A Californian psychotherapist says that in addition to providing increased mental closure for couples, divorce plans that include explicit provisions for child custody and visitation may be useful. Committing agreements to writing provides couples with a baseline for future negotiations, and as these documents are amended with modifications, they act as historical records that may preclude disputes over alleged verbal assurances.
Child custody agreements can still leave room for change, and these documents may even place parents on better footing should such necessities arise. Parents with plans can use them to provide for unexpected events like remarriage or relocation. Some plans include specific orders for these situations, and they could reduce the chances that any disputes will have negative effects on the children.
Agreements may also provide parents with fall-back arrangements that help reestablish some kind of normalcy in the event that one or both parent fails to fulfill their obligations. In some cases, the existence of plans may even make it less likely that parents will have to go to court over their issues. By putting their differences aside to determine the best custody arrangement, it's possible for parents to minimize conflicts that make the process harder on children and potentially avoid problems later.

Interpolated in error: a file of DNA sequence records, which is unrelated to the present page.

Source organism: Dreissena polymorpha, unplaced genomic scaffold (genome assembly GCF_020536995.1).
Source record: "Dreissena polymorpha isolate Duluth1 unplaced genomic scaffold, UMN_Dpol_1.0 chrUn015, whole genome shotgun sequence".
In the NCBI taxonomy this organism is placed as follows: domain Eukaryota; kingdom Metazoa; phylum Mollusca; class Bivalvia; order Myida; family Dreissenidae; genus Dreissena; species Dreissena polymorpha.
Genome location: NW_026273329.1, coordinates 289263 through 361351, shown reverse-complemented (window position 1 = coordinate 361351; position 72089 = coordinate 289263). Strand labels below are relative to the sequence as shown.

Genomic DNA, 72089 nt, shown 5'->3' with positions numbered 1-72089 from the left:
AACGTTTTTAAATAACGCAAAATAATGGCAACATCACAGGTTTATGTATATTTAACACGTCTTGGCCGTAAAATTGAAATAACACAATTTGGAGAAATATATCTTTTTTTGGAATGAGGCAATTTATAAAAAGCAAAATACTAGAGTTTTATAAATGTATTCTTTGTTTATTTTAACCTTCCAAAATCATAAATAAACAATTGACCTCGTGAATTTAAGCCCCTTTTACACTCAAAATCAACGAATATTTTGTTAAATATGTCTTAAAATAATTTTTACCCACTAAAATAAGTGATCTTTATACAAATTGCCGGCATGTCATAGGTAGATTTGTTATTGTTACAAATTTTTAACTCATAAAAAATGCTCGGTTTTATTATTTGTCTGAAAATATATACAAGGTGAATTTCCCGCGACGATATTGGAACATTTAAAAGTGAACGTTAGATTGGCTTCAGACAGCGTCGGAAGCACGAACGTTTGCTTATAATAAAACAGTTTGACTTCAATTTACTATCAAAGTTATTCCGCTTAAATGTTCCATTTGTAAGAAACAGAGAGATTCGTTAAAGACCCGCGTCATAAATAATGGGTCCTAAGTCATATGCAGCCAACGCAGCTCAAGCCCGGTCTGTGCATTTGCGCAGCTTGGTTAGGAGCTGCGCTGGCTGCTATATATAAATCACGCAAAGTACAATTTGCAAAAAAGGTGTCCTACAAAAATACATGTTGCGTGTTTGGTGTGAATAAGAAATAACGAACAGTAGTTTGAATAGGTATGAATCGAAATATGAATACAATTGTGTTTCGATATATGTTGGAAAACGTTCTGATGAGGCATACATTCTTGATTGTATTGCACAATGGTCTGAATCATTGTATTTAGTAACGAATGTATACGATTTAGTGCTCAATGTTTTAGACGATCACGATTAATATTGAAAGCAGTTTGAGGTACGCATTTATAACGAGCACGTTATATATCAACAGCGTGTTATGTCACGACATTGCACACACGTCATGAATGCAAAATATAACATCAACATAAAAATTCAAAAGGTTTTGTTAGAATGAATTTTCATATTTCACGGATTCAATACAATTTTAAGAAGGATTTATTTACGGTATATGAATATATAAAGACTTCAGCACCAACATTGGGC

Child custody plans aren't always perfect. In some cases, changing circumstances, like being fired from one's job, make it impossible to adhere to existing agreements. Parents who get divorced can usually rely on courtroom remedies when things go wrong, but formal orders and enforcement may not be ideal. Couples having problems with their custody arrangements may want to speak with their respective attorneys in order to learn how alternatives like family law negotiation might make it easier to resolve issues amicably.